What this blog is about

It's an art blog.
Mostly about theatre... but also a healthy dose of pop culture, politics and shameless self-promotion.

Thursday, December 31, 2009

Everything old is new again?


Shades of December 2008 - Harper prorogues Parliament again!


Conventional wisdom today is that PM Harper has prorogued Parliament for the second time since the 2008 Federal election because he's worried that the committee investigating the Afghan detainee/torture issue is costing the Conservatives too much political capital. That the issue will disappear once the afterglow of the Vancouver Olympics erases it from our collective consciousness like a MiB Neuralyzer.

However, Dimitri Soudas, the PMO's press secretary, doesn't think so. It's "old news" he noted in a conference call to reporters, according to the G&M's John Ibbitson. And, I tend to believe him.

Not with Soudas' statement, but rather that this is an accurate reflection of the government's attitude towards the detainee issue: they don't think they'll lose an election over it, and, as uncomfortable as the issue has become, it will eventually go away.

Besides, defence has never been this government's preference for action. They like aggressiveness. They like to squash the enemy.

They like to consolidate power.

The second piece of conventional wisdom circulating among the pundits is that prorogation is doubly advantageous to the Conservatives because it allows Harper to further stack Senate vacancies with partisan loyalists, effectively giving him a governing minority in the Upper House. This seems to be a little bit more in character...

But then, Harper didn't need to lock up the HoC and kill 37 pieces of legislation just to fill Senate vacancies. He could fill them while the House sits. Yes, prorogation effectively resets the make-up of Senate committees: without it, the Liberals could keep a majority in each committee until each one had finished its business, regardless of the overall make up of the Senate. But, again, going through with prorogation just to obtain a "governing minority" in a legislative wing of government that the Conservatives are (supposedly) ideologically opposed seems like overkill for much too little in return. Even for this government.

Last year at this time (more or less a couple of weeks), Harper was forced to prorogue Parliament to save his government's skin. As you may recall, the government had just won another minority in a Federal election that broke the government's own law regarding fixed election dates, on a platform of economic stability and no deficits. It's first act of business: to introduce a fiercely partisan economic update that virtually ignored the world-wide economic crisis in favour of financially crippling the opposition parties. The opposition parties reacted, and Harper found himself in a long discussion with the Governor General over the merits of using an obscure parliamentary procedure to avoid losing the confidence of the House.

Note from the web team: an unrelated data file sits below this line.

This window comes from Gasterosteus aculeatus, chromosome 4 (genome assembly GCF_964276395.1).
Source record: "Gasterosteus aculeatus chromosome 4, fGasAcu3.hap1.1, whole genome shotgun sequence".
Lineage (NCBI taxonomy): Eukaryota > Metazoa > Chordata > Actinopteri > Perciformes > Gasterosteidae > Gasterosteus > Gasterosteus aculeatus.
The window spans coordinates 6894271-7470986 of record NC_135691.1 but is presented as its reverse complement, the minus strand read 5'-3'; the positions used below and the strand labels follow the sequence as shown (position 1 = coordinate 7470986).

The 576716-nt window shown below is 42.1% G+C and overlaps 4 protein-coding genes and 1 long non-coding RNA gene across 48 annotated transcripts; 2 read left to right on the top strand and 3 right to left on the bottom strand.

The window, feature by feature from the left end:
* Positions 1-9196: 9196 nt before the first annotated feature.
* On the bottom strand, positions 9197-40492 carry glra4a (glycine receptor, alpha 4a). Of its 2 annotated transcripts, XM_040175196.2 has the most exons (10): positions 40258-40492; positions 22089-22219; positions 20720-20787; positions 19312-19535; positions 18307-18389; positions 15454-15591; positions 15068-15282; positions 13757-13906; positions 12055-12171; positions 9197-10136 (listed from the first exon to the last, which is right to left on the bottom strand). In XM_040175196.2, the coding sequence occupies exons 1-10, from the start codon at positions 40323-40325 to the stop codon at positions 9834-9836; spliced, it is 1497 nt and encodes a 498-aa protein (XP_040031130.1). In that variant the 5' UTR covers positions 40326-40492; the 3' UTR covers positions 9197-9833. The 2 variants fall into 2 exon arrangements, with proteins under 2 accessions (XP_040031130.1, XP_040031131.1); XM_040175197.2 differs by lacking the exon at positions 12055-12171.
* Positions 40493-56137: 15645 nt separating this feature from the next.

Fast forward to now, after the largest deficit in Canadian history (by far), a couple of lily-livered attempts by the Opposition to knock the Conservatives out of power, and a relatively stable year of polling showing that Canadians are not comfortable with anything more than a minority of blue on the government's side of the aisle, and Mr. Harper decides to give the GG a ring. "One more time," he asks, "after all, everything worked out for the best last time round, eh?"

This is a strategic move, yes, but I believe it's only the first step and not the endgame.

See, if the government learned anything from its last year in power, it understands that it does indeed have a lot of power. None more than when the House isn't sitting. Mr. Harper is never so popular than when he's not defending his government and its policies (or lack thereof) in the House. Rather, he looks better when he's on trade missions, or announcing money for projects via stimulus funds, or even (strangely enough) singing.

Through prorogation, the government effectively buys 2 months of time in which they can set the publicity agenda through vehicles like "Canada's Economic Action Plan" in which taxpayer's money is used to promote the government, while the opposition parties must use their own money to get any airtime. And if (and when) they do, this conveniently allows for the PMO to send out one if its infamous "Alerte-Info-Alert" emails to Tory MPs and supporters which outlines talking points to defend/dismiss any criticism. And, of course, to fundraise for more money into the Conservative's election war chest.

Ibbitson, in the article linked to above, refers to a statement made by an anonymous government official, who notes:
"... the government wanted to give itself time and breathing room to think through how to manage the economy as it emerges from recession and to put in place a long-term strategy for balancing the budget."
I believe him/her.

But only because I've seen this before. In essence, s/he is saying:
"The government has learned its lesson from last year: the 2008 economic update was much too hasty a policy-cum-political document to be (at all) effective. We had just barely recovered from fighting an election campaign and we didn't realize how seriously the economic crisis was going to affect Canada. We were rash; we didn't think things through.

This time will be different.

This time we can design a budget that much more discretely aligns our political motives with one more year of stimulus spending, while beginning to cut programs under a facade of fiscal responsibility. This time we can create a document that much more effectively traps the opposition parties into either supporting us or being woefully embarrassed. This time, if they don't support us, it will be they who loses the public support, they who cause a $300 million election, and ultimately they who provide us with the means to finally win a majority government. And they won't have that pesky coalition option to fall back on.